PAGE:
May 1, 2013
By Marc Bussanich
New York, NY—American Federation of Teachers President Randi Weingarten called for a moratorium on testing to the Common Core State Standards until there’s more time for teachers to prepare and students to learn the new curricula before an Association for a Better New York audience of educators, pols and business owners. Watch Video
The Common Core is designed to test students’ ability to think critically and apply knowledge, but is drawing the ire of parents and teachers because students are being tested on items and information they have not yet learned.
New York is one of 45 states that have adopted the Common Core Standards, but is one of the few states to issue exams that integrate the new standards.
Last week the Office of State Assessment issued the English Language Arts exams to third to eighth grade students and early reports revealed that students were unable to complete the exam’s writing assignments.
Zakiyah Ansari, advocacy director for the Alliance for Quality Education and public school parent, during a question and answer session after Ms. Weingarten’s speech said she’s been very frustrated by witnessing her seventh-grade child lose sleep because he’s been distressed over taking the tests.
“It’s not OK that my son has to wake up at 6:00 in the morning and worry about whether he will advance to the next level if he doesn’t pass the test,” said Ansari.
The genesis of Common Core stems back to 2004 when the education non-profit, Achieve, released the “Ready or Not: Creating a High School Diploma That Counts” report that called for establishing rigorous standards to ensure that high school students have the necessary skills to work for employers in a very competitive global economy.
Weingarten said the AFT isn’t opposed to the Common Core. She noted a recent poll conducted by the union revealed 75 percent of the membership is in favor of the new standards that emphasize conceptual understanding.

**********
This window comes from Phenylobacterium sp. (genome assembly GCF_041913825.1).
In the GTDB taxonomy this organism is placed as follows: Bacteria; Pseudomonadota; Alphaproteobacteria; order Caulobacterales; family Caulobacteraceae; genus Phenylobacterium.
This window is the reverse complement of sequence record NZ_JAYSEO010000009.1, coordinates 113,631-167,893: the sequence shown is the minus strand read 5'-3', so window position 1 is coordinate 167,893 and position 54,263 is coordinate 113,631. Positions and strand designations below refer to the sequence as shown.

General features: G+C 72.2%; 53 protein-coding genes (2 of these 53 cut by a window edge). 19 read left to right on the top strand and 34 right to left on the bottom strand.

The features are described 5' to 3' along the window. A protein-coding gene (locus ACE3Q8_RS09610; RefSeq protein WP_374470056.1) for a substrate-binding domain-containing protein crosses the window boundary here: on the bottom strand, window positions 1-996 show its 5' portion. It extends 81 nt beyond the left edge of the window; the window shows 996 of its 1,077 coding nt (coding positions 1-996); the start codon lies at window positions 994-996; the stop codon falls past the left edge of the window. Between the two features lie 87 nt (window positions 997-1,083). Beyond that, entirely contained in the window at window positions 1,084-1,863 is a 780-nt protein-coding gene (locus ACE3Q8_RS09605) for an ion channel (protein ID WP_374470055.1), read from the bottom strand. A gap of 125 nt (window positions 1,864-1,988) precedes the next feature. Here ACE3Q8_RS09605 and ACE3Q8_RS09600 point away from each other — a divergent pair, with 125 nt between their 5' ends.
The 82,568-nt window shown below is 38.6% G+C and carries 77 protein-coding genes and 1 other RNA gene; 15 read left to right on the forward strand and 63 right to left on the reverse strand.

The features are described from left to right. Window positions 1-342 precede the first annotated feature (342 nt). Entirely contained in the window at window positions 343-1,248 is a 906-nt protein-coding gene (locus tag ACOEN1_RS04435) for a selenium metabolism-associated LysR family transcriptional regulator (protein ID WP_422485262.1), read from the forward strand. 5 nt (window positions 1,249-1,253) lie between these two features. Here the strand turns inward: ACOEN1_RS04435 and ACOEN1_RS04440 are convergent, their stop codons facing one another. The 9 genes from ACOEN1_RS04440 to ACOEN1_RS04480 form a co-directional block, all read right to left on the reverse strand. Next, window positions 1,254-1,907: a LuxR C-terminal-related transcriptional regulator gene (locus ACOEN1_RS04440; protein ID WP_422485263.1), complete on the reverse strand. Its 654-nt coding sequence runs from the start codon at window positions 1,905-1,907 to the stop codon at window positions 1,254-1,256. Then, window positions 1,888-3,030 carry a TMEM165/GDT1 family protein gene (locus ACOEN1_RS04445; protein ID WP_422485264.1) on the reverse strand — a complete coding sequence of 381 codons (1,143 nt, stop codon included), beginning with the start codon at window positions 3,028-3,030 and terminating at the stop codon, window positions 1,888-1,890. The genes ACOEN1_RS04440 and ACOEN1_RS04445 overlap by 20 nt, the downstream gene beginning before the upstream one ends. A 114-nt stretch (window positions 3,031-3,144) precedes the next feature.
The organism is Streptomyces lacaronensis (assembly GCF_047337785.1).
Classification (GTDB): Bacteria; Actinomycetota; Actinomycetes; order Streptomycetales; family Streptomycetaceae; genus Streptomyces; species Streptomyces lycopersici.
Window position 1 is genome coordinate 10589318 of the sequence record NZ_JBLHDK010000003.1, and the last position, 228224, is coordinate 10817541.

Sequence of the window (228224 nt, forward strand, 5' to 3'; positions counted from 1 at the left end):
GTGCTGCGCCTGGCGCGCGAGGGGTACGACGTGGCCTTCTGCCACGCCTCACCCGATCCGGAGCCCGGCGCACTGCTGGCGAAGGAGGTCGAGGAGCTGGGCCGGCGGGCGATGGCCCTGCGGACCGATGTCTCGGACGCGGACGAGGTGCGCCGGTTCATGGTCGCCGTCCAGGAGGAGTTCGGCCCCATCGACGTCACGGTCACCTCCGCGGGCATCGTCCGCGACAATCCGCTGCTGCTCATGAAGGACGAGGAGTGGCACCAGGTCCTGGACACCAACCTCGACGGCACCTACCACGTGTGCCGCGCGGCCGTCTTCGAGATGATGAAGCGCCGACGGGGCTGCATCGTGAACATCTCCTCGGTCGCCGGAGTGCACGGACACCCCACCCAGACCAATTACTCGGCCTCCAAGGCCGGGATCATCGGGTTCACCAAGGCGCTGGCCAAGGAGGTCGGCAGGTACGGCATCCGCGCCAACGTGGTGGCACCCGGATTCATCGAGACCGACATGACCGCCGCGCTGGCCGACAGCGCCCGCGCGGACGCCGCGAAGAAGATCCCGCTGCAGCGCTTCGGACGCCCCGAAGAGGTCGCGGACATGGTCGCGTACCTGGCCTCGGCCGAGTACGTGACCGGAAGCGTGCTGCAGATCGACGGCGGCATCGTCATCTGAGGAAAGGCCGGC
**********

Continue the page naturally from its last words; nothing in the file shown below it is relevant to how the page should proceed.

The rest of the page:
“We’re not saying that students shouldn’t be assessed or teachers evaluated,” said Weingarten.
But she called for the moratorium on testing that integrates Common Core until a new plan is in place that includes a curriculum and professional development for and input by teachers.
“I’m proposing that states and districts work with educators to develop clear tasks and a clear timeline to put in place these crucial elements of Common Core and of Common Core implementation. Until then, the tests should be decoupled from decisions that could unfairly hurt students, schools and teachers.”
Weingarten also noted the next few months will determine either the promise or downfall of Common Core.
“Common Core standards will result in one of two outcomes: They will either lead to a revolution in teaching and learning, or they will end up in the overflowing dustbin of abandoned reforms with people throwing up their hands and decrying that public schools just don’t work.”
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